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Homework Help: C vs C1 continuous

  1. Sep 13, 2010 #1
    1. The problem statement, all variables and given/known data

    Let F be a function defined on a open set E where [tex]E \in V[/tex]. F is said to be continuous at each point [tex]x \in V[/tex]. Which according to my textbook at hand can be written as [tex]F \in \mathcal{C}(E)[/tex]

    But the expression [tex]F \in \mathcal{C}^{1}(E)[/tex] is that equal to saying that F have first order derivatives defined on the set E?
  2. jcsd
  3. Sep 13, 2010 #2


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    More than that. [tex]F \in \mathcal{C}^{1}(E)[/tex] says that F has a continuous first derivative. For example, f(x)= |x| is continuous in any neighborhood of x= 0 but not differentiable at x= 0 so [tex]f \in \mathcal{C}^{1}(E)[/tex] but f is not in [tex]\mathcal{C}^{1}(E)[/tex]. A slightly more complicated example is [tex]f(x)= x^2sin(1/x)[/tex] if x is not 0, f(0)= 0. It is fairly easy to show that f is continuous in any neighborhood of x= 0 and, in fact, that it has a derivative for all x, including x= 0, but the derivative function is not continuous at x= 0.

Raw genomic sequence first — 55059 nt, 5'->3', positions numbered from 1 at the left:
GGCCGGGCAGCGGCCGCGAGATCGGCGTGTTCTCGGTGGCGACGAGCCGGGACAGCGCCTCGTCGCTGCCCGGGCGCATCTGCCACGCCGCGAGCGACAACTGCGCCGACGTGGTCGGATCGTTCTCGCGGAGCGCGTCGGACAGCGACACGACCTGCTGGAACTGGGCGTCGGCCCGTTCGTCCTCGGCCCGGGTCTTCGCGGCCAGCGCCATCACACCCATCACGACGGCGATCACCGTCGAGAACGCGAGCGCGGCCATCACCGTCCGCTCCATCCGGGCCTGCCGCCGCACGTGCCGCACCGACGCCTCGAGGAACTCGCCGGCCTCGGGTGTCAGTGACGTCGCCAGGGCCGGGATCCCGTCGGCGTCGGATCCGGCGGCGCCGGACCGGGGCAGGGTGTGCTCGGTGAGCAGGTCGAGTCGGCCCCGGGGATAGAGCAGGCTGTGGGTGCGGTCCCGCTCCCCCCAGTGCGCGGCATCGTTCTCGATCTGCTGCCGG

4. Sep 13, 2010 #3
    Thank you Mr. Hall,

    I have a follow-up question.

    Let say we have autonomous differential equation

    [tex]x' = f(x)[/tex] and that we have an open set [tex]E \subset \mathbb{R}[/tex] and that [tex]f \in \mathcal{C}^1(E)[/tex]. We then assume that (I,x) is a solution to the diff-eqn also that [tex]x(t_1) = x(t_2)[/tex] where [tex]t_1, t_2 \in I[/tex] and that [tex]t_1 < t_2[/tex]

    Show for n = 1 that y is a constant solution.

    I know from the definition of f that it has first derivatives on E and that E is open. And since from the definition of the solution to a diff.eqn that [tex]I \subset \mathbb{R}^n[/tex]. Since I is considered to be a subset of [tex]R[/tex] and that E is also a subset of [tex]\mathbb{R}[/tex] for n = 1.

    Then here is my questions:

    1) Do I need to show that f also has derivatives on I?

    2) I can't well assume that since f has derivatives on a subset of R then if f's domain consistets of both of R and E. Can this domain be seen a as closed set? And I then assume by Rollo's theorem that there exists some value on f's domain, [tex] t_3 [/tex]. Where if x is a solution of f, and then [tex]x'(t_1) = f(x(t_1)) = x'(t_2) = 0[/tex] and then [tex]x'(t_3) = f(x(t_3))= 0[/tex] and than the solution x is constant?
    Last edited: Sep 14, 2010
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